Tag: ruth sheen

All or Nothing


All or Nothing (2002)
★★★ / ★★★★

During the climax of Mike Leigh’s emotionally charged picture, a character is able to voice out what defines their lives: getting up early and going to work every day just to get by. It is a simple truth but one that makes a real impact once delivered because just about every scene that leads up to that point is carefully tuned as to blind us from the blowback.

“All or Nothing” focuses on three families living in London and yet it is about every working class family from all corners of the globe. The first family is led by a matriarch, Penny (Lesley Manville), who works as a cashier at Safeway. Her son (James Corden) does not respect her. Her husband (Timothy Spall), a taxi driver, makes very little money. Only her daughter (Alison Garland) is just as hardworking as she is. And as unhappy as she is.

The second and third families provide structural support for the first. Penny is friends with the two mothers, Maureen (Ruth Sheen) and Carol (Marion Bailey), the former dealing with an out of control daughter and the former being an alcoholic. We watch the two women dealing—or not dealing—with the problems presented to them. Neither situation offers comfortable solutions but there is hope when one squints hard enough and is optimistic enough to see through the dark times. Although Bailey’s character is predictable, Sheen plays her character with complexity and positivity. When Maureen sings a beautiful song on stage, it feels like she is revealing her soul.

The subjects that are tackled in the picture are depressing but it is not a depressing film. It is invigorating because the writer-director is very efficient in showing us how it is like to live in an area or neighborhood where residents do not have a lot of money or means. It is not about how love is enough to conquer all—as more mainstream, feel-good movies tend to show. It is about how love may not be a strong enough trigger to propel a unit beyond survival level.

Exhaustion is one of the themes. Whether it be the physical, emotional, or psychological variety—often a combination of two or all—the movie has a way of making us feel for the characters even if we may not agree with the way they choose to live their lives. We can identify with them. For me, some of the scenes between Penny and her husband reminded me of when my mom and dad used to fight when I was kid—back when we did not have a lot of money. I admired that the film is so honest about the importance of money not so that it can be spent but as a source of security.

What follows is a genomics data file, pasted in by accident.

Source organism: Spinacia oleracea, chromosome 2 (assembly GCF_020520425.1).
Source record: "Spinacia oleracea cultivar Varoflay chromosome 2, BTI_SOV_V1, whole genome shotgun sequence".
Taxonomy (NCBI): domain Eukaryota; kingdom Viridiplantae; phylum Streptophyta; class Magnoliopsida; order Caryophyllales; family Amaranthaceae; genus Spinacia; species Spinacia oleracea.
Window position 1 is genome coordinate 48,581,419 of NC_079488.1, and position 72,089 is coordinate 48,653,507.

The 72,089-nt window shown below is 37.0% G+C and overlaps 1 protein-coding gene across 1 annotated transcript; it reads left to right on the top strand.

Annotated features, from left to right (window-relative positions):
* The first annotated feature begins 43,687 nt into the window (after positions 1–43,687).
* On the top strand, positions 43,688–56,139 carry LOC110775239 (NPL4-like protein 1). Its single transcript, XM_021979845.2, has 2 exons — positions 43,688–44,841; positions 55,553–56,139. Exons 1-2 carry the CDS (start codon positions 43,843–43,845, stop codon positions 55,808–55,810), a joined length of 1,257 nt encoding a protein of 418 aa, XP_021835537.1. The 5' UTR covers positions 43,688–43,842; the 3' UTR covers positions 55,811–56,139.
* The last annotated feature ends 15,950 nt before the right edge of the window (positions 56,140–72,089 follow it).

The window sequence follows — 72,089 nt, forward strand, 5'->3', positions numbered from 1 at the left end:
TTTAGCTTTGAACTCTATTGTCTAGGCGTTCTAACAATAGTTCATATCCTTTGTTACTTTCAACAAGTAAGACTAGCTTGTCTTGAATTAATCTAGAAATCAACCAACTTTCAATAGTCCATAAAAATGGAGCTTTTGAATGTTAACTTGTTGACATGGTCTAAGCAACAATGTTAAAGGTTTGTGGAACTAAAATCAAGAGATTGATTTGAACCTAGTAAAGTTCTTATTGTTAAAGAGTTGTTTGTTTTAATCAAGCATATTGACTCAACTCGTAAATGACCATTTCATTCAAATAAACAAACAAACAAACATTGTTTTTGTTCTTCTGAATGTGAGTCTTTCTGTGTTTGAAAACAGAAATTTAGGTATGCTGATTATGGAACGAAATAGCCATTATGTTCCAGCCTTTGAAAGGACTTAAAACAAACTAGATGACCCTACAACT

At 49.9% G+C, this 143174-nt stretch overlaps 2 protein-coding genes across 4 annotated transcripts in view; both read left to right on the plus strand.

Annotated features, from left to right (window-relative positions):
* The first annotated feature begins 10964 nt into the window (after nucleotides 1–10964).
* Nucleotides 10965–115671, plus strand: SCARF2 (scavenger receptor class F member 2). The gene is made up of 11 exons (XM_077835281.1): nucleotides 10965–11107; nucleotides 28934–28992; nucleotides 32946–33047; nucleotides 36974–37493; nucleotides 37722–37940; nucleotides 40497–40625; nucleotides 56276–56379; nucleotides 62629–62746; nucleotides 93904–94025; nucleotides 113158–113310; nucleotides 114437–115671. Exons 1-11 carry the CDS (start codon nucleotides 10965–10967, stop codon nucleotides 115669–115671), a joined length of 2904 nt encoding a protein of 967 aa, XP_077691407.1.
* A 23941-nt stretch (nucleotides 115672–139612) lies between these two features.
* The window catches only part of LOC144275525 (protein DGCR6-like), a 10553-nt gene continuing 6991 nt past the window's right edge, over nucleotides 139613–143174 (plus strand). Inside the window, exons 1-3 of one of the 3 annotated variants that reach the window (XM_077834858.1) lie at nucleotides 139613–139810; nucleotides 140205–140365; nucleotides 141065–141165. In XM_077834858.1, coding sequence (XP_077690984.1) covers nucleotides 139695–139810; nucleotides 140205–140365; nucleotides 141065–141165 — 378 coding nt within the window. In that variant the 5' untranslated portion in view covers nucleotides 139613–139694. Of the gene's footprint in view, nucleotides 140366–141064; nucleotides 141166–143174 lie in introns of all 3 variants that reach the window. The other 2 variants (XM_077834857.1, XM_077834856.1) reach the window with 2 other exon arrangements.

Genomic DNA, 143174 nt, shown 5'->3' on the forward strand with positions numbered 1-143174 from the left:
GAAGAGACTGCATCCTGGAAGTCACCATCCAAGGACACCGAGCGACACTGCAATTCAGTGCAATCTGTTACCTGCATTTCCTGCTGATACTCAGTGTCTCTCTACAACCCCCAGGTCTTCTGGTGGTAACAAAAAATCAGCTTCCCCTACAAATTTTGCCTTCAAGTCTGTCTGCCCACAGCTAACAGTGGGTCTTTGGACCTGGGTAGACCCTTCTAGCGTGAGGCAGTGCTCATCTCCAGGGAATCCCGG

Notice that the conversations during the first twenty minutes take place as if to simply pass the time. They feel pointless, shallow, and meandering. The point is to show the disconnect among neighbors and family members. There is no laughter in the community and in the homes. There are disagreements, fights, and silent disdain. Notice how the children talk to their parents, how easily they tell their own mothers to “Fuck off!” While it is difficult not to get a reaction, it is equally maddening that the mothers let their children—who live under their roof—get away with such disrespect.

“All or Nothing” is not meant to make anyone feel good, but watching it is a good experience because it reminds its audience that family is hard to come by. Family is an invaluable support system and when we have so many problems, so many uncertainties, and so many stresses, it is too easy to take our families for granted.

The Young Poisoner’s Handbook


The Young Poisoner’s Handbook (1995)
★★★ / ★★★★

Graham (Hugh O’Conor) has a fascination for chemistry because understanding the subject reveals every day mysteries that most people take for granted. But his passion is of no value in his family. He lives with his father (Roger Lloyd-Pack), stepmother (Ruth Sheen), and sister (Charlotte Coleman), all of whom consider Graham a pest who messes around with their belongings. In order to become a great scientist, Graham figures he needs an experiment that will set him apart from the rest. This plan involves introducing poison to the greatest number of people in a public place–a mass murder. But first, he needs a guinea pig: his stepmother.